GITLOW, BENJAMIN (1891–1965), U.S. Socialist and onetime Communist. Gitlow was born in New Jersey. He early became active in the Socialist Party and in the Retail Clerks Union of New York. Nominated in 1917 by the Socialist Party for the New York assembly, Gitlow was elected but became convinced that more revolutionary action was necessary and helped form the American Communist Labor Party. Elected to its Labor Committee at its 1919 founding convention, Gitlow was arrested that same year for publishing revolutionary material and served a three-year term. Gitlow then became a member of the Communist International executive committee and presidium, and also held a high position in the American Communist Party. While serving as general secretary in 1929, he and some associates were expelled by Moscow for not following the international communist line. In 1933, along with Lazar Becker, a colleague, he formed the Workers Communist League, later the Socialist Party. Disillusioned with Marxism, he became involved in investigations to expose the Communist movement and eventually wrote a bitter attack on the movement in his autobiography, I Confess: The Truth About American Communism (1940).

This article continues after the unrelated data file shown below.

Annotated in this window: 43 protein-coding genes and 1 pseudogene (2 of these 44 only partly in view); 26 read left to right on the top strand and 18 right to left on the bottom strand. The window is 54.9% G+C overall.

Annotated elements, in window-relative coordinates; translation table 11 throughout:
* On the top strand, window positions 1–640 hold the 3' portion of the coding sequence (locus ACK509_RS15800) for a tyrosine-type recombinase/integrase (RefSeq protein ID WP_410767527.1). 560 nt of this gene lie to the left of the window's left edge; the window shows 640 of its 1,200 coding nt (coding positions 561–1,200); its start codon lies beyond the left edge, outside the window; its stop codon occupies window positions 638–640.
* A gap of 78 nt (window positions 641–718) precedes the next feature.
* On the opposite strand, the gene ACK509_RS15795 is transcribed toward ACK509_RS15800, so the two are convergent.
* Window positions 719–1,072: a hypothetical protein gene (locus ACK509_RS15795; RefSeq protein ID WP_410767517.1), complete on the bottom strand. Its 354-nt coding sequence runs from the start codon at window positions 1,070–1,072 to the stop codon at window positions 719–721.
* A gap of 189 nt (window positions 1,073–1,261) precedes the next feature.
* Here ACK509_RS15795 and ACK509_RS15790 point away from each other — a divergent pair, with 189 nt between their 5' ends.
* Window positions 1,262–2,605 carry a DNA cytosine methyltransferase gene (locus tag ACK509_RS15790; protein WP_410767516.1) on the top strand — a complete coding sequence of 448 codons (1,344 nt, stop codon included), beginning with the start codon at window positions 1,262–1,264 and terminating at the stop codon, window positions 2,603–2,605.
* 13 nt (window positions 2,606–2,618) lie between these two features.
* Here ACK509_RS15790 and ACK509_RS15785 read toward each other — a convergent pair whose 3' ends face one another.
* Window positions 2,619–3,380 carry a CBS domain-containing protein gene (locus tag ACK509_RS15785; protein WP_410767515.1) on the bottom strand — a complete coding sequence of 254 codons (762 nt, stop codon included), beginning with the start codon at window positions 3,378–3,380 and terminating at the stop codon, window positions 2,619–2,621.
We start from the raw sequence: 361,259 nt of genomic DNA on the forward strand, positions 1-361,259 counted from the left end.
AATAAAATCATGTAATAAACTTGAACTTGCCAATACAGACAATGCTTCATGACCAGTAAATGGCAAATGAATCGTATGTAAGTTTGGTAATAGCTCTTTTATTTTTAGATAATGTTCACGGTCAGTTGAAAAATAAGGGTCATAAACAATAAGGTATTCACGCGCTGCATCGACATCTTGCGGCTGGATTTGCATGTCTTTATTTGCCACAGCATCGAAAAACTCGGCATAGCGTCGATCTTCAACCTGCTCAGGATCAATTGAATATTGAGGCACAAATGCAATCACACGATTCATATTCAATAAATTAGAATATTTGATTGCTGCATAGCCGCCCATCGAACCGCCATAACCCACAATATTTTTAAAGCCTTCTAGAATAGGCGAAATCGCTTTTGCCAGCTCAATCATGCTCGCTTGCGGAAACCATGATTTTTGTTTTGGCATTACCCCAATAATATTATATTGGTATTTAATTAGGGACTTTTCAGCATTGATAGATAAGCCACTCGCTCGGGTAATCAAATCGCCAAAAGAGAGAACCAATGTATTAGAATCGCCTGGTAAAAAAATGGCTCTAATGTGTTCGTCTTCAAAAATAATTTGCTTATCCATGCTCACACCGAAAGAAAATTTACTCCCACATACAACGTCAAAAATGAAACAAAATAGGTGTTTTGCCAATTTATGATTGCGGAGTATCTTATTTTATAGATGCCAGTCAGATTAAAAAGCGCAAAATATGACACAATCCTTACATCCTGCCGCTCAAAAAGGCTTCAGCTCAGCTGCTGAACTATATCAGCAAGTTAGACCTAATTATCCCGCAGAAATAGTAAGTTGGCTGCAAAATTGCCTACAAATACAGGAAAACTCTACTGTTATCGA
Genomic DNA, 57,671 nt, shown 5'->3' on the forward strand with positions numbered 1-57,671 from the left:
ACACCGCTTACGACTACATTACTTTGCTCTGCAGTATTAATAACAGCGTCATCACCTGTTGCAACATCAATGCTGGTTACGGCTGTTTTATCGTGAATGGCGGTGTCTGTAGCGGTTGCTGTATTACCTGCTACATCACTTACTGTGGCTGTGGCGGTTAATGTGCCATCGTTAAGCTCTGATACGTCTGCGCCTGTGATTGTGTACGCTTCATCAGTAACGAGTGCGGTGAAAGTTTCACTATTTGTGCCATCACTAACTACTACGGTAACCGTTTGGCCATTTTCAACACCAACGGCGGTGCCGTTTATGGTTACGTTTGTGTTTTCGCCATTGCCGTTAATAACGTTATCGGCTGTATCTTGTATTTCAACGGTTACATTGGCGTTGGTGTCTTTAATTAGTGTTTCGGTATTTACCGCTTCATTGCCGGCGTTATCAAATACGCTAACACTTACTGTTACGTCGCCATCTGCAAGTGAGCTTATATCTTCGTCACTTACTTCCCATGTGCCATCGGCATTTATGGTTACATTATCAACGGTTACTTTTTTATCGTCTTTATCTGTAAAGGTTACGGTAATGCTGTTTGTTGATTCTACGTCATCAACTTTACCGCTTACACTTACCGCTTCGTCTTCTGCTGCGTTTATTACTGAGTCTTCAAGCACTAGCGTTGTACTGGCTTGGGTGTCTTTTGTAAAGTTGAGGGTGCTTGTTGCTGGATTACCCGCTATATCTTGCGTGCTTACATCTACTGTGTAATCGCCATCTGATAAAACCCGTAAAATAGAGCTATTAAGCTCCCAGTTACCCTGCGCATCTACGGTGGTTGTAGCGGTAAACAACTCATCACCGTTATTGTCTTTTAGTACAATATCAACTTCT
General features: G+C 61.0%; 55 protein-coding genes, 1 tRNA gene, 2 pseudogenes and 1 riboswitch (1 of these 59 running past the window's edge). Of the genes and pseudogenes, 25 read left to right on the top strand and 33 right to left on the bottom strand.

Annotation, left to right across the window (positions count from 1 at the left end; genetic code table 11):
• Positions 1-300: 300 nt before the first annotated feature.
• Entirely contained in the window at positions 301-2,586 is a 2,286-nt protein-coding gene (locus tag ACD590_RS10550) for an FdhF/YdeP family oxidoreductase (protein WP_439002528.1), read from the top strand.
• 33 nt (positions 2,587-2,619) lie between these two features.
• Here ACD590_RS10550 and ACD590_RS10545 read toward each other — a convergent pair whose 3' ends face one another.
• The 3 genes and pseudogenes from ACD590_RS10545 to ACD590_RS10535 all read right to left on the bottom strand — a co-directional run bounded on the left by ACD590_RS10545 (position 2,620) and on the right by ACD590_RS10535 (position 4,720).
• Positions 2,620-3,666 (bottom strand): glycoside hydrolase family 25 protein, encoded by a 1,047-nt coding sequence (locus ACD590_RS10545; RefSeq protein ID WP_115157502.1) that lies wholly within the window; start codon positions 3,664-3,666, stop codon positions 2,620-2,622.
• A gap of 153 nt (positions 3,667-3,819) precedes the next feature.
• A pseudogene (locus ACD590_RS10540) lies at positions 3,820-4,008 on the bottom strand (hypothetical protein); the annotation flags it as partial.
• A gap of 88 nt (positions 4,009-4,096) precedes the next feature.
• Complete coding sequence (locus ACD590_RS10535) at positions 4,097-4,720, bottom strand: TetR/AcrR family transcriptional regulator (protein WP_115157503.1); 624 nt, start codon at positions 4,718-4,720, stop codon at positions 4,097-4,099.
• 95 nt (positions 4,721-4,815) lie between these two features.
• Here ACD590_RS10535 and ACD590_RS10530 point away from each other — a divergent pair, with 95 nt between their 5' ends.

[Albert A. Blum]